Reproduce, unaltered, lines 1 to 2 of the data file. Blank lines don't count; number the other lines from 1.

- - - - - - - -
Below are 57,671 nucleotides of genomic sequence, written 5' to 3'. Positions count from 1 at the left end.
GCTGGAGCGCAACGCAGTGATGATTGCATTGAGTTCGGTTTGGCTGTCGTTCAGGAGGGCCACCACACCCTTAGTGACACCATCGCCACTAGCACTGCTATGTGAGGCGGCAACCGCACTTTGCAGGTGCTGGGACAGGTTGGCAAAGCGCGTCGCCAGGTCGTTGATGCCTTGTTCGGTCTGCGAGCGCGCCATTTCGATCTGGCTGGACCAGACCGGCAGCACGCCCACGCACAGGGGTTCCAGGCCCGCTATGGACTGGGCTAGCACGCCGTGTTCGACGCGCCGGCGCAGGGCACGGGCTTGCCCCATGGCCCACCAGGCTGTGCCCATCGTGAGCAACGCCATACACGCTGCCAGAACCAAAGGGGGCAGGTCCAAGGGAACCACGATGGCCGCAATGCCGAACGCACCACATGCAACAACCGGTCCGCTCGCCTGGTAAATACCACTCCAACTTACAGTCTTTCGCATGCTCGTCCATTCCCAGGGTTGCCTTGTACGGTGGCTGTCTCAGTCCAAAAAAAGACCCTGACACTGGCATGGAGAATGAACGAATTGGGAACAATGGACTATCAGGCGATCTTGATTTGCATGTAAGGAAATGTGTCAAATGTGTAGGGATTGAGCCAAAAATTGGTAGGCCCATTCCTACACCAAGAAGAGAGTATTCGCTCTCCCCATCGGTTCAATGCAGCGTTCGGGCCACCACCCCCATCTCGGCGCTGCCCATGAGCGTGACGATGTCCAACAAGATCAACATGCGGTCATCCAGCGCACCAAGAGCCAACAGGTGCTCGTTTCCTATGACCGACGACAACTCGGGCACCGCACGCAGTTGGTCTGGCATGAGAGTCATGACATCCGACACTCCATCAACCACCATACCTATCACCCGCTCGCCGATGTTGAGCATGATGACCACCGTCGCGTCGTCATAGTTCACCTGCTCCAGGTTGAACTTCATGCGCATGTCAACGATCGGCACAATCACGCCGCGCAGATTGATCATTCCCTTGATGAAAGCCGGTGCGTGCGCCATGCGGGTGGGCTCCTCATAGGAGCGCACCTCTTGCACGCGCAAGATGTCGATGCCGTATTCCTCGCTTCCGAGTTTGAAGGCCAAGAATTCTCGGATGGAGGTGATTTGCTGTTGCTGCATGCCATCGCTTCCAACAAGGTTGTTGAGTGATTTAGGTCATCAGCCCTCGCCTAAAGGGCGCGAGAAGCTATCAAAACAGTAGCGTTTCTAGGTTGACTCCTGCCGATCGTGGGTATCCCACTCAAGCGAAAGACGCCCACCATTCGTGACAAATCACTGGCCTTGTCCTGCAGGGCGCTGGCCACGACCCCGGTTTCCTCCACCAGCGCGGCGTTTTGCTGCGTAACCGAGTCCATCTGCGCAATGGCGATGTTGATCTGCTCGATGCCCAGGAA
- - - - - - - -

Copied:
Below are 57,671 nucleotides of genomic sequence, written 5' to 3'. Positions count from 1 at the left end.
GCTGGAGCGCAACGCAGTGATGATTGCATTGAGTTCGGTTTGGCTGTCGTTCAGGAGGGCCACCACACCCTTAGTGACACCATCGCCACTAGCACTGCTATGTGAGGCGGCAACCGCACTTTGCAGGTGCTGGGACAGGTTGGCAAAGCGCGTCGCCAGGTCGTTGATGCCTTGTTCGGTCTGCGAGCGCGCCATTTCGATCTGGCTGGACCAGACCGGCAGCACGCCCACGCACAGGGGTTCCAGGCCCGCTATGGACTGGGCTAGCACGCCGTGTTCGACGCGCCGGCGCAGGGCACGGGCTTGCCCCATGGCCCACCAGGCTGTGCCCATCGTGAGCAACGCCATACACGCTGCCAGAACCAAAGGGGGCAGGTCCAAGGGAACCACGATGGCCGCAATGCCGAACGCACCACATGCAACAACCGGTCCGCTCGCCTGGTAAATACCACTCCAACTTACAGTCTTTCGCATGCTCGTCCATTCCCAGGGTTGCCTTGTACGGTGGCTGTCTCAGTCCAAAAAAAGACCCTGACACTGGCATGGAGAATGAACGAATTGGGAACAATGGACTATCAGGCGATCTTGATTTGCATGTAAGGAAATGTGTCAAATGTGTAGGGATTGAGCCAAAAATTGGTAGGCCCATTCCTACACCAAGAAGAGAGTATTCGCTCTCCCCATCGGTTCAATGCAGCGTTCGGGCCACCACCCCCATCTCGGCGCTGCCCATGAGCGTGACGATGTCCAACAAGATCAACATGCGGTCATCCAGCGCACCAAGAGCCAACAGGTGCTCGTTTCCTATGACCGACGACAACTCGGGCACCGCACGCAGTTGGTCTGGCATGAGAGTCATGACATCCGACACTCCATCAACCACCATACCTATCACCCGCTCGCCGATGTTGAGCATGATGACCACCGTCGCGTCGTCATAGTTCACCTGCTCCAGGTTGAACTTCATGCGCATGTCAACGATCGGCACAATCACGCCGCGCAGATTGATCATTCCCTTGATGAAAGCCGGTGCGTGCGCCATGCGGGTGGGCTCCTCATAGGAGCGCACCTCTTGCACGCGCAAGATGTCGATGCCGTATTCCTCGCTTCCGAGTTTGAAGGCCAAGAATTCTCGGATGGAGGTGATTTGCTGTTGCTGCATGCCATCGCTTCCAACAAGGTTGTTGAGTGATTTAGGTCATCAGCCCTCGCCTAAAGGGCGCGAGAAGCTATCAAAACAGTAGCGTTTCTAGGTTGACTCCTGCCGATCGTGGGTATCCCACTCAAGCGAAAGACGCCCACCATTCGTGACAAATCACTGGCCTTGTCCTGCAGGGCGCTGGCCACGACCCCGGTTTCCTCCACCAGCGCGGCGTTTTGCTGCGTAACCGAGTCCATCTGCGCAATGGCGATGTTGATCTGCTCGATGCCCAGGAA